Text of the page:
A Kashmiri outside Kashmir: Victim of ignorance and prejudice

As a young journalist working in Delhi, I find it always irritating to face the frequent question from people – even strangers – about my being a Kashmiri.

The questioners seem to believe that Kashmir is a hotbed of terrorist violence with gunfire resounding all through the day and night and that people of the valley are all pro-Pakistan. I always explain – and it is a pain – that my home state of Jammu and Kashmir is far from what they imagine. It is as safe as other regions of the country, particularly Delhi where I have been residing and working for a year now.

This is the easier part of the conversation. The more difficult territory to traverse is the questioner’s firm notion, indeed a belief, that every Kashmiri is anti-Indian and wishes his state to break away from the Indian Union. It is difficult to tackle this, howsoever sincere efforts one makes to convince them that Kashmir remains the paradise it was known to be, and is as safe and peaceful as it ever was. But such efforts at persuasion appear wasteful.

Kashmiris in Delhi encounter two types of people.

First, there are people who are either unaware of or just oblivious to the Kashmir issue. They are common and found widely in the capital city. They are pleasant and amicable – and ignorant. They converse well, respect you for your views, do not look at you as though you are an alien or a terrorist, and they are not judgemental.

The only thing they know about Kashmir is that it is a beautiful place to visit, and that a Kashmiri just happens to be born there. Nothing special.

The other type one encounters in Delhi is a dangerous one, who is misinformed or ill-informed about Kashmir.

These people view every Kashmiri as an anti-Indian, and call them names. And countered with the other side of the Kashmir story, they call it a propaganda of separatists, a hoax and fraud by Pakistan and its acolytes. There are quite a few of this kind.

A friend once invited me for a dinner and a day before the dinner she asked me not to mention before her family that I am a Kashmiri. I was shocked and taken aback. It was generally believed that Kashmiris in Delhi – or those out of Kashmir – are fugitives, she explained.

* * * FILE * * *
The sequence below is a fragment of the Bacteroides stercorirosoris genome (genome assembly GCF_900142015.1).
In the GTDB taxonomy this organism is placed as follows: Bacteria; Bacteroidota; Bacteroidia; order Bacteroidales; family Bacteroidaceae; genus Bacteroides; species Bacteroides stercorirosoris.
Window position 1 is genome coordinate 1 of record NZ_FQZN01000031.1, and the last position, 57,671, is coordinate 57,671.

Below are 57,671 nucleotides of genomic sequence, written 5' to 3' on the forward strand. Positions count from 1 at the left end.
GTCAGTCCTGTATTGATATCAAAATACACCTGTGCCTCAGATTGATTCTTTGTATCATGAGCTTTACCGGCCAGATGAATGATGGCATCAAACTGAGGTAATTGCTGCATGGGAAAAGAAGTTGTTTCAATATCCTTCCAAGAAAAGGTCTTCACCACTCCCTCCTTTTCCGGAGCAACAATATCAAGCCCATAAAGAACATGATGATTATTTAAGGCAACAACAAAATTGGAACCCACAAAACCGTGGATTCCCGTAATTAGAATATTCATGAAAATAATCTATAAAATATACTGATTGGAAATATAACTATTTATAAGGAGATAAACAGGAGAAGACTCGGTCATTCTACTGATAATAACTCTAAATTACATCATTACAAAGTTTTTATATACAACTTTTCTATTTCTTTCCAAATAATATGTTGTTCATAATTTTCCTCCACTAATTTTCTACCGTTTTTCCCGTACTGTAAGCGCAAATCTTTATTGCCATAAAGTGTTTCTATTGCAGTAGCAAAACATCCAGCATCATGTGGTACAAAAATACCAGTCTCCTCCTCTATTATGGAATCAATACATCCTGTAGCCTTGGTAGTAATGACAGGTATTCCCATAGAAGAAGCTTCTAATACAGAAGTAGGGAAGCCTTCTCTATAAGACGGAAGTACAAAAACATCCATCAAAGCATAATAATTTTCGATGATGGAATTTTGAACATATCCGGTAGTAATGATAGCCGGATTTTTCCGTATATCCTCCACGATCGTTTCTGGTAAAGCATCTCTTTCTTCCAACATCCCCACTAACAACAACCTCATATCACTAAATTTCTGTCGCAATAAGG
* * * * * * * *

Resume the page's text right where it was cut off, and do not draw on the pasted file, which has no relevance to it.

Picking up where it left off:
My Kashmiri friends who live in other parts of the country tell me they are more prone to be discriminated against in social contact, social discourse and ordinary give-and-take between common people. Usually they are kept at a distance.

May be this and other things make a Kashmiri away from Kashmir a reclusive. Others then see him as not-so-friendly, even unsocial, secretive – which at times is read as anti-social. This sets out a feeling of undesirability among Kashmiris.

For the Kashmiris out of Kashmir, being a Kashmiri and a Muslim is a double whammy. It translates into a single shot opinion: “capable of terrorist activities.”

In New Delhi, if most were ignorant and cling on to the fanciful ideas of Kashmir, there are also some who are selective about history and politics and believe Kashmiris who are crying out for autonomy or independence are thankless for what India has done for the state. They get angry.

The point simply put is this: People in Kashmir feel they are caught in a cleft stick. On one side is Pakistan’s sense of military insecurity and ambition, nurtured over decades since Partition; and on the other is the arrogance that leads New Delhi’s civil leadership to rule over the region with norms different from those for other states.

The most sensible thing for a Kashmiri to do under the circumstances is to be himself or herself and not get into unnecessary sentimentality and arguments that vitiate the atmosphere.

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